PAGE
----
Tempura is no stranger to those in love with Japanese cuisine. It’s so popular that all Japanese restaurant owners seem to have their own tempura recipes.
What Is Tempura?
Tempura (天麩羅) is a type of deep-fried food, but with a coating so light that it’s almost transparent. Almost anything can be made “tempura”, but the common ones are shrimp, squid, eggplant, taro, and zucchini. In this tempura recipe, we use shrimp, taro, and broccoli.
Although tempura is often treated as a snack, sometimes it’s eaten with hot rice/ramen and a bowl of miso (味噌) soup. With a drink, it can be a simple but wholesome meal.
A Fail-Proof Tempura Batter
Unlike conventional deep-fried foods, making tempura batter can be intimidating. You want to get just the right consistency. Sometimes it doesn’t stick to your food; sometimes it sticks too much. When it sticks, sometimes it’s not light, crisp, and airy. Don’t worry. We’ve got you.
To start off, a tempura batter has egg, water, and flour.
Some tempura recipes call for cold water, and to be careful not to mix too much when you stir the flour in. All of this is to avoid the formation of gluten in all-purpose flour, which can make your tempura chewy and not crisp. We found that by using cornstarch (which is gluten-free), you can use room-temperature water and stir however you want.
As to the ratio among these ingredients, the one that worked best for us was 4 tbsp cornstarch, 2 tbsp water, 1 egg yolk. It turned into flakes once dropped into hot oil and was thick enough to stick to the food.
A common question that comes up is whether to season the batter or not. In this recipe, we don’t, because there is so much flavor in the special tempura sauce. We’ll talk a little more about that later.
Once cooked, serving this hot and immediately is a must. Tempura will become soft and wilted when left to cool down.
Similar to the popular breading stations, you can set up a little assembly line. First coat the shrimp and veg with cornstarch. It absorbs moisture from your food and creates a dry surface for the batter to stick to.
Then, of course, dip them in the batter. At this point, you need to have the oil hot and nearby, because you will be frying them immediately after dipping. We recommend simmering the oil from the start, once you have just finished prepping your raw ingredients.
When the oil’s hot, feel free to drop in your battered goods gently. You’ll notice the batter scattering across the pot, and it’s your job to drag the piece you’re frying (with a pair of chopsticks) to “catch” these fried “flakes”. The more they stick, the better your tempura will turn out, look and taste. Or, if you’re a bit lazy, ignore these flakes and scoop them out later. They’re always fun to nibble on.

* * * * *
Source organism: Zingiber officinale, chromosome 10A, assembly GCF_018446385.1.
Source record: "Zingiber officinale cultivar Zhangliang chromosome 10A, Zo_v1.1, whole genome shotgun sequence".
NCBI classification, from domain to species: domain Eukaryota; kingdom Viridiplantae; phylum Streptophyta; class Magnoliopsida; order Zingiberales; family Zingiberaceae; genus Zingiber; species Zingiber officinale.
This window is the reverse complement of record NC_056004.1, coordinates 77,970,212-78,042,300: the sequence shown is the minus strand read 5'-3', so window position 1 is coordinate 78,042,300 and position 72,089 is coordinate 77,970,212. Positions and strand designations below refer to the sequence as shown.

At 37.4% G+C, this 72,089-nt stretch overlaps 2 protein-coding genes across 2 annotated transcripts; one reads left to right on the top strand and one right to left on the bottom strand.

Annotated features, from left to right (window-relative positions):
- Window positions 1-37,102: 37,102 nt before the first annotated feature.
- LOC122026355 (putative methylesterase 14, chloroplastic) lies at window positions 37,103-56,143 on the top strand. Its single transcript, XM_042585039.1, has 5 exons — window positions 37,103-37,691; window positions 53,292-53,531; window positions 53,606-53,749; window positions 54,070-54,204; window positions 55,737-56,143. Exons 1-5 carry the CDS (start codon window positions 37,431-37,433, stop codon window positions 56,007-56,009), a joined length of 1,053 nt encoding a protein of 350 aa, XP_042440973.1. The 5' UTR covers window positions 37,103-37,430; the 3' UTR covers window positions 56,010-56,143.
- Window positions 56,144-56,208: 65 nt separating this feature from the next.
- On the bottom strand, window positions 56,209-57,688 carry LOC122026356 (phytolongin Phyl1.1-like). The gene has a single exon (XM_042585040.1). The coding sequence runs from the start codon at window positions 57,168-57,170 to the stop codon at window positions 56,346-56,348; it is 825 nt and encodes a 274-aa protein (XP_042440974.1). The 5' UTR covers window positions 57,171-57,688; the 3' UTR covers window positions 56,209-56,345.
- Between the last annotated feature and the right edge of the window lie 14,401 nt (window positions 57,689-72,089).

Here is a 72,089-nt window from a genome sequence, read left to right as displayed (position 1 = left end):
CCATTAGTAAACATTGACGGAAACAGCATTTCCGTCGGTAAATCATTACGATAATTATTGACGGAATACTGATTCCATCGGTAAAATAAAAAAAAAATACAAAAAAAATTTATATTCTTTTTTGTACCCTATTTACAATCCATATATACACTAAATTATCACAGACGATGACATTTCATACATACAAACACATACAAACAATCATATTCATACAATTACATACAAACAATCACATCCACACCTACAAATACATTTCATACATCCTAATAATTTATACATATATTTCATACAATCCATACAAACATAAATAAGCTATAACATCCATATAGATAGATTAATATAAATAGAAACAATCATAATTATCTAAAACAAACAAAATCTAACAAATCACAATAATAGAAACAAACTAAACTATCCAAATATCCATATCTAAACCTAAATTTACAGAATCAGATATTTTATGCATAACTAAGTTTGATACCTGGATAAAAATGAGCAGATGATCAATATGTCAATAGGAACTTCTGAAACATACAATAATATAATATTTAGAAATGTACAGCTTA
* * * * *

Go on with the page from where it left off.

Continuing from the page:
When the batter hardens and turns pale yellow, wait for another minute, and they’re done. Take them out, place them onto a cooling rack, and serve them with sauce immediately once the batch is finished.
Prepping Food for Tempura
Shrimp in tempura often have a straight shape, not curled up like those in mimosas or shrimp scampi. To achieve this shape, as you remove the shell, make horizontal incisions on the back and front of the shrimp. This breaks the “abdominal muscles” that shrink when they are cooked, leaving you with typical tempura-shaped shrimp.
With squid, prep them similar to how you would in other dishes. We like to cut it into round, bite-sized pieces for convenience and more surface area for batter.
Remember to slice your taro, zucchini, or eggplant thinly. Taro or starchy vegetables take longer to cook, so cut them into slices with half-an-inch thickness to get the best results.
Tempura Sauce— Tentsuyu
A typical tentsuyu sauce is made by reducing soy sauce, mirin, sugar, and dashi. To make dashi, you need to purchase katsuobushi (dried, fermented, and smoked tuna) and simmer it in water to create an umami broth. If you don’t have it on hand, chicken broth (salt-free) works fine.
Unlike your typical dipping sauce, tentsuyu’s consistency is quite thin. When you dip your tempura in, it coats just a thin layer but is really flavorful. We recommend just dipping it once and don’t try to have more sauce on the tempura as it will be too much. You’ll see what I’m saying once you have a try.
- 4.7 oz raw shrimp (should yield 2 oz shelled)
- 4 oz broccoli
- 2 oz taro
- 1/2 cup cornstarch
- 2 tbsp water room-temp or cold
- 1 egg yolk
- 2 cups canola oil (*)
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- In a small pot, combine soy sauce, mirin, chicken broth, sugar, and oyster sauce, and simmer for 5 minutes.
- In a frying pot, simmer oil over medium heat. When you see bubbles but haven’t finished coating, reduce the heat to low.
- In a medium bowl, coat the shrimp, broccoli and taro with cornstarch. Dust off excess cornstarch and place them onto a wide tray, not touching one another.
- In that same bowl, whisk in egg yolk and water until there are no lumps.
- Piece by piece, coat your cornstarched shrimp, broccoli, taro with the batter and gently place them into the oil. Drag them along the surface with a pair of chopsticks to catch any “flakes” that form.
- Place them onto a cooling rack once they look golden. Each piece needs 5 minutes of frying.
- Serve them immediately.
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